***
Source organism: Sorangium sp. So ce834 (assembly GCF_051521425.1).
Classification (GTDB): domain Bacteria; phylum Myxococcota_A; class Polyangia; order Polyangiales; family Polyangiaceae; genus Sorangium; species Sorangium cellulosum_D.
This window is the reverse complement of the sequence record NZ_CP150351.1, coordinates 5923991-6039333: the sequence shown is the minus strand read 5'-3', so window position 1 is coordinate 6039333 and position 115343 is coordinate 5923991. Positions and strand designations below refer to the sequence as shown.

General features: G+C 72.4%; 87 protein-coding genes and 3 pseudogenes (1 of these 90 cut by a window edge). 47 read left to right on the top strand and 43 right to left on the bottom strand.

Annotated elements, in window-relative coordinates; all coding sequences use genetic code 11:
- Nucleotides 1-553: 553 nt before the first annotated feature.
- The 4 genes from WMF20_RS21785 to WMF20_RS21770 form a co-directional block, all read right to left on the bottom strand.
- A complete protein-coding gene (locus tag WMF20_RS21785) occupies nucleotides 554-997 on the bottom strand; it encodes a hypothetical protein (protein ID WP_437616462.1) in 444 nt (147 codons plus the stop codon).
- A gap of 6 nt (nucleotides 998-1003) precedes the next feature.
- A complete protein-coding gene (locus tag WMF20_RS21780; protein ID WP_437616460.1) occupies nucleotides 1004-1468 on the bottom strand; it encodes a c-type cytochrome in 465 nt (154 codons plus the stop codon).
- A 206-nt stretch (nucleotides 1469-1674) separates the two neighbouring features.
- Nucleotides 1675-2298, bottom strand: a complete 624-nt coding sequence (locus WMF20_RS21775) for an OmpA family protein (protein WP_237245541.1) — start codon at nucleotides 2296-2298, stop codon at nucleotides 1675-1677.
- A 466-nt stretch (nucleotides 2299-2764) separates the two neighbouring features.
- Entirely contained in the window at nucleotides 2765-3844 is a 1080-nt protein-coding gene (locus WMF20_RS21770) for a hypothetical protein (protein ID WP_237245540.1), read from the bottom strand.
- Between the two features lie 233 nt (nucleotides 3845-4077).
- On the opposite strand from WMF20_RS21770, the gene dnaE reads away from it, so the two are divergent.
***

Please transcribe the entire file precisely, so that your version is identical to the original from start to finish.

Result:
Source organism: Sorangium sp. So ce834 (assembly GCF_051521425.1).
Classification (GTDB): domain Bacteria; phylum Myxococcota_A; class Polyangia; order Polyangiales; family Polyangiaceae; genus Sorangium; species Sorangium cellulosum_D.
This window is the reverse complement of the sequence record NZ_CP150351.1, coordinates 5923991-6039333: the sequence shown is the minus strand read 5'-3', so window position 1 is coordinate 6039333 and position 115343 is coordinate 5923991. Positions and strand designations below refer to the sequence as shown.

General features: G+C 72.4%; 87 protein-coding genes and 3 pseudogenes (1 of these 90 cut by a window edge). 47 read left to right on the top strand and 43 right to left on the bottom strand.

Annotated elements, in window-relative coordinates; all coding sequences use genetic code 11:
- Nucleotides 1-553: 553 nt before the first annotated feature.
- The 4 genes from WMF20_RS21785 to WMF20_RS21770 form a co-directional block, all read right to left on the bottom strand.
- A complete protein-coding gene (locus tag WMF20_RS21785) occupies nucleotides 554-997 on the bottom strand; it encodes a hypothetical protein (protein ID WP_437616462.1) in 444 nt (147 codons plus the stop codon).
- A gap of 6 nt (nucleotides 998-1003) precedes the next feature.
- A complete protein-coding gene (locus tag WMF20_RS21780; protein ID WP_437616460.1) occupies nucleotides 1004-1468 on the bottom strand; it encodes a c-type cytochrome in 465 nt (154 codons plus the stop codon).
- A 206-nt stretch (nucleotides 1469-1674) separates the two neighbouring features.
- Nucleotides 1675-2298, bottom strand: a complete 624-nt coding sequence (locus WMF20_RS21775) for an OmpA family protein (protein WP_237245541.1) — start codon at nucleotides 2296-2298, stop codon at nucleotides 1675-1677.
- A 466-nt stretch (nucleotides 2299-2764) separates the two neighbouring features.
- Entirely contained in the window at nucleotides 2765-3844 is a 1080-nt protein-coding gene (locus WMF20_RS21770) for a hypothetical protein (protein ID WP_237245540.1), read from the bottom strand.
- Between the two features lie 233 nt (nucleotides 3845-4077).
- On the opposite strand from WMF20_RS21770, the gene dnaE reads away from it, so the two are divergent.